Monday, December 30, 2013

Penny Thoughts ‘13—White House Down (2013) **

PG-13, 131 min.
Director: Roland Emmerich
Writer: James Vanderbilt
Starring: Channing Tatum, Jamie Fox, Maggie Gyllenhaal, Jason Clarke, Richard Jenkins, Joey King, James Woods, Nicolas Wright, Jimmi Simpson, Michael Murphy, Rachel Lefevre, Lance Reddick, Matt Craven, Jake Webber, Kevin Rankin

The Greeks said there are only a limited number of stories to tell, everything else are just variations on a theme. Hollywood is notorious for recycling formulas over and over again. After “Die Hard” became a big hit, you’d hear comparisons like, “this movie is ‘Die Hard’ on a plane and that one is ‘Die Hard’ on a bus.” “White House Down”, like this year’s earlier movie “Olympus Has Fallen” is “Die Hard” in The White House. The main difference between the former film and this one is that this one quite literally lifts major elements of the “Die Hard” story and transplants them into its Washington D.C. setting. It isn’t merely its premise that is similar to “Die Hard”. Some very specific details are almost exactly the same.

First there’s the shirt. Channing Tatum eventually finds himself stripped down to just his under tank, just like John McClane. The hero talks to himself in a funny manner. There’s an elevator sequence when the heroes are almost crushed at the top of the elevator shaft. The bad guys have one psycho, an older one orchestrating everything, a loyal dependable one who gets personal with the hero once someone close to him is killed, and the nerdy tech guy doing something completely mysterious which is what everything is hinged upon. Somebody who doesn't have all the information is making the exact decisions the bad guys want them to. There are helicopters flying below the hard deck through the streets of Washington, just like L.A., and most of the actors were in high school or even younger, dickhead. The rooftop is an ambush. The movie also fills much of its action with the levity of witty banter between the heroes—one white and one black. And, of course, the bad guys aren’t there for what you think they’re after.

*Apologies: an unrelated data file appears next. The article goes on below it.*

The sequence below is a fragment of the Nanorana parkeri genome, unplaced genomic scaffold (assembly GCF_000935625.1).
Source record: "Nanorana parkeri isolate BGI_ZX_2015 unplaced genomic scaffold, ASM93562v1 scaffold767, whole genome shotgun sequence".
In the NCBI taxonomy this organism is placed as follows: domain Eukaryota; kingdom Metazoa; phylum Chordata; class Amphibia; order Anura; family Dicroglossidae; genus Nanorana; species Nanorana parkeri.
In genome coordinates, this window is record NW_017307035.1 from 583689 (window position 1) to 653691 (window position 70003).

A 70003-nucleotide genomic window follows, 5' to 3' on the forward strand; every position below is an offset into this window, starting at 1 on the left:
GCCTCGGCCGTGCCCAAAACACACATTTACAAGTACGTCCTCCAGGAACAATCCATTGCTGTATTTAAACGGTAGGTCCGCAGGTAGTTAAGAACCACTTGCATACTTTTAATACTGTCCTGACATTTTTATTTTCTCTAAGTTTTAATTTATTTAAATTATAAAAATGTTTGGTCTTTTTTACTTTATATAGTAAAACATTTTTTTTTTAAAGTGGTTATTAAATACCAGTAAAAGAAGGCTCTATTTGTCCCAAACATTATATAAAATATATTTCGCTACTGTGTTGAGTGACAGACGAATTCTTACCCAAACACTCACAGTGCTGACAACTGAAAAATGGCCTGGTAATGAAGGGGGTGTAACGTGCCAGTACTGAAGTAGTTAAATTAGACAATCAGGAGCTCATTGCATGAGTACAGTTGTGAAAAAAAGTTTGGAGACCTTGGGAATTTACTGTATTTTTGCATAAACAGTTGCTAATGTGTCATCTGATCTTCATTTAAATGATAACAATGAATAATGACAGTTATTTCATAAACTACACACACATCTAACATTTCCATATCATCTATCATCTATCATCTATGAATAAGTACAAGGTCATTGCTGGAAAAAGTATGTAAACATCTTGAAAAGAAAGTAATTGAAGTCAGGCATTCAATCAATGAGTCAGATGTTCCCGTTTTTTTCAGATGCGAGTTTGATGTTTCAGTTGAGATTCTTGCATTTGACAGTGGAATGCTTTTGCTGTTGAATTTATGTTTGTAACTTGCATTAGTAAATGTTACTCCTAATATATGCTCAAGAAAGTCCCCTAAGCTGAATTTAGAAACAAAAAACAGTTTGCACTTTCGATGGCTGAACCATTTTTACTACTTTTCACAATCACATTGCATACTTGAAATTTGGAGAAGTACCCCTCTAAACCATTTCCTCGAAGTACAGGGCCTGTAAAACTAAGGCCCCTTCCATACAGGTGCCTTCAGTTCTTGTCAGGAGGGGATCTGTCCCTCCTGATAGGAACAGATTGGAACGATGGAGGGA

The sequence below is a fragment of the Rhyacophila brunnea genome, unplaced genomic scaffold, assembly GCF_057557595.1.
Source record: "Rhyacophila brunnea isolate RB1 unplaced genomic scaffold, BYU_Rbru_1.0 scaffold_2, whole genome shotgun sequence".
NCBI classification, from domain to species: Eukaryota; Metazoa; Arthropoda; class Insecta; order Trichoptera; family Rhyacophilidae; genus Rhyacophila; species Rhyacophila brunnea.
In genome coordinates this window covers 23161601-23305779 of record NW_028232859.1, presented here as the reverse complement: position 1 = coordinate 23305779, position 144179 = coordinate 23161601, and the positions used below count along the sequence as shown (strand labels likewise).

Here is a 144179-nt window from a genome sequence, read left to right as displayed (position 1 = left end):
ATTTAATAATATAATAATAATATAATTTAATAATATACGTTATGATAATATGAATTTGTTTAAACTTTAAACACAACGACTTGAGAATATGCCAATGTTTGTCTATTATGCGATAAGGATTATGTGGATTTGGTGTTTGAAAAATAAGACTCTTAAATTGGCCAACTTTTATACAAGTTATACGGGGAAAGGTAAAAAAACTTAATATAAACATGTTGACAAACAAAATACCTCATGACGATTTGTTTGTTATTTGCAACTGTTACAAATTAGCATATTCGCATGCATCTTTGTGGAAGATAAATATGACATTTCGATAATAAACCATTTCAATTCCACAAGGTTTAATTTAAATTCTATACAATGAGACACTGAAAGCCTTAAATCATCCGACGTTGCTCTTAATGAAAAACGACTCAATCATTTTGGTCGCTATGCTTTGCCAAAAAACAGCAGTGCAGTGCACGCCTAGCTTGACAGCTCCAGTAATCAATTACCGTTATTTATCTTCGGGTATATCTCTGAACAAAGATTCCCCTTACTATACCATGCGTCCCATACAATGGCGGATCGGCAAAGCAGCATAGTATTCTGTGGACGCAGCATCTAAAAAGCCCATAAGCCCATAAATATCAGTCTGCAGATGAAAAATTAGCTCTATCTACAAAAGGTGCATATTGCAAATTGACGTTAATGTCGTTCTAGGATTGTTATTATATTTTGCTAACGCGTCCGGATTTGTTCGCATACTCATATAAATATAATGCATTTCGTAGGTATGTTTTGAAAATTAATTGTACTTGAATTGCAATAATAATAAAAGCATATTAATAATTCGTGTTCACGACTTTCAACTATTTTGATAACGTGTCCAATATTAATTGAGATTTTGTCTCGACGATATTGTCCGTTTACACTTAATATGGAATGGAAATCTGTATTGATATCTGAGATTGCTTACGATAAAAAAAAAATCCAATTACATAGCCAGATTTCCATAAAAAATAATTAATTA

While “White House Down” isn’t a good copy of “Die Hard”, it’s a heck of a lot better than the most recent “Die Hard” film; so if you must watch one, I’d put your money on this copy.

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